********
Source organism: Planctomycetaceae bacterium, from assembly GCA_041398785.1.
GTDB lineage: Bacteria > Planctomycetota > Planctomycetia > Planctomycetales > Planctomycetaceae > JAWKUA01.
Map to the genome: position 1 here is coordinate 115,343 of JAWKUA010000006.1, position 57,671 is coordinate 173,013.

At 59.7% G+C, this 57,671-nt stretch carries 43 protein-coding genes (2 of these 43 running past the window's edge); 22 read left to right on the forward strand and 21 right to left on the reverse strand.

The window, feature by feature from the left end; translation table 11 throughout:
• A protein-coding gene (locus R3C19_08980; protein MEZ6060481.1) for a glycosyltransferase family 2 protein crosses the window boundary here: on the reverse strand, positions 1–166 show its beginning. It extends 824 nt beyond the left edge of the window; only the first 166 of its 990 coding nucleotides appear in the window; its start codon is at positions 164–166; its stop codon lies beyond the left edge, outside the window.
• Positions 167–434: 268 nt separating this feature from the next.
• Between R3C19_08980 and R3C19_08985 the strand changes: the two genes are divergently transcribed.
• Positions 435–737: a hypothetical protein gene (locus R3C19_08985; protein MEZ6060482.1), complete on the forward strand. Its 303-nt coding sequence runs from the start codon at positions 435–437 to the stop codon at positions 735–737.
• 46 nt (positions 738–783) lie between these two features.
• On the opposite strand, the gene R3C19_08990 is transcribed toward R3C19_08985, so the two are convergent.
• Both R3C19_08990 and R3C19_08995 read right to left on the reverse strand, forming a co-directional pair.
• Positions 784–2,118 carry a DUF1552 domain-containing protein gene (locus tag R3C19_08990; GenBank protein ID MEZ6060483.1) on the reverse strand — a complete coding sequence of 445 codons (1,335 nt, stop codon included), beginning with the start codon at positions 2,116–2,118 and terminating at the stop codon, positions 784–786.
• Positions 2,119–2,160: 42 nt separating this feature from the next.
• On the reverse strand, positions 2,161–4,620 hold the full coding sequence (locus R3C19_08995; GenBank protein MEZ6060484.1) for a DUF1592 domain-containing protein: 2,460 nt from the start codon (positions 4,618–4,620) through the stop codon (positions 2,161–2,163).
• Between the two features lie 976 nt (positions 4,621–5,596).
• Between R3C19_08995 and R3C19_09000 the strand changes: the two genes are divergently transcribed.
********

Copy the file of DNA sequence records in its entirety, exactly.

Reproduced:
Source organism: Planctomycetaceae bacterium, from assembly GCA_041398785.1.
GTDB lineage: Bacteria > Planctomycetota > Planctomycetia > Planctomycetales > Planctomycetaceae > JAWKUA01.
Map to the genome: position 1 here is coordinate 115,343 of JAWKUA010000006.1, position 57,671 is coordinate 173,013.

At 59.7% G+C, this 57,671-nt stretch carries 43 protein-coding genes (2 of these 43 running past the window's edge); 22 read left to right on the forward strand and 21 right to left on the reverse strand.

The window, feature by feature from the left end; translation table 11 throughout:
• A protein-coding gene (locus R3C19_08980; protein MEZ6060481.1) for a glycosyltransferase family 2 protein crosses the window boundary here: on the reverse strand, positions 1–166 show its beginning. It extends 824 nt beyond the left edge of the window; only the first 166 of its 990 coding nucleotides appear in the window; its start codon is at positions 164–166; its stop codon lies beyond the left edge, outside the window.
• Positions 167–434: 268 nt separating this feature from the next.
• Between R3C19_08980 and R3C19_08985 the strand changes: the two genes are divergently transcribed.
• Positions 435–737: a hypothetical protein gene (locus R3C19_08985; protein MEZ6060482.1), complete on the forward strand. Its 303-nt coding sequence runs from the start codon at positions 435–437 to the stop codon at positions 735–737.
• 46 nt (positions 738–783) lie between these two features.
• On the opposite strand, the gene R3C19_08990 is transcribed toward R3C19_08985, so the two are convergent.
• Both R3C19_08990 and R3C19_08995 read right to left on the reverse strand, forming a co-directional pair.
• Positions 784–2,118 carry a DUF1552 domain-containing protein gene (locus tag R3C19_08990; GenBank protein ID MEZ6060483.1) on the reverse strand — a complete coding sequence of 445 codons (1,335 nt, stop codon included), beginning with the start codon at positions 2,116–2,118 and terminating at the stop codon, positions 784–786.
• Positions 2,119–2,160: 42 nt separating this feature from the next.
• On the reverse strand, positions 2,161–4,620 hold the full coding sequence (locus R3C19_08995; GenBank protein MEZ6060484.1) for a DUF1592 domain-containing protein: 2,460 nt from the start codon (positions 4,618–4,620) through the stop codon (positions 2,161–2,163).
• Between the two features lie 976 nt (positions 4,621–5,596).
• Between R3C19_08995 and R3C19_09000 the strand changes: the two genes are divergently transcribed.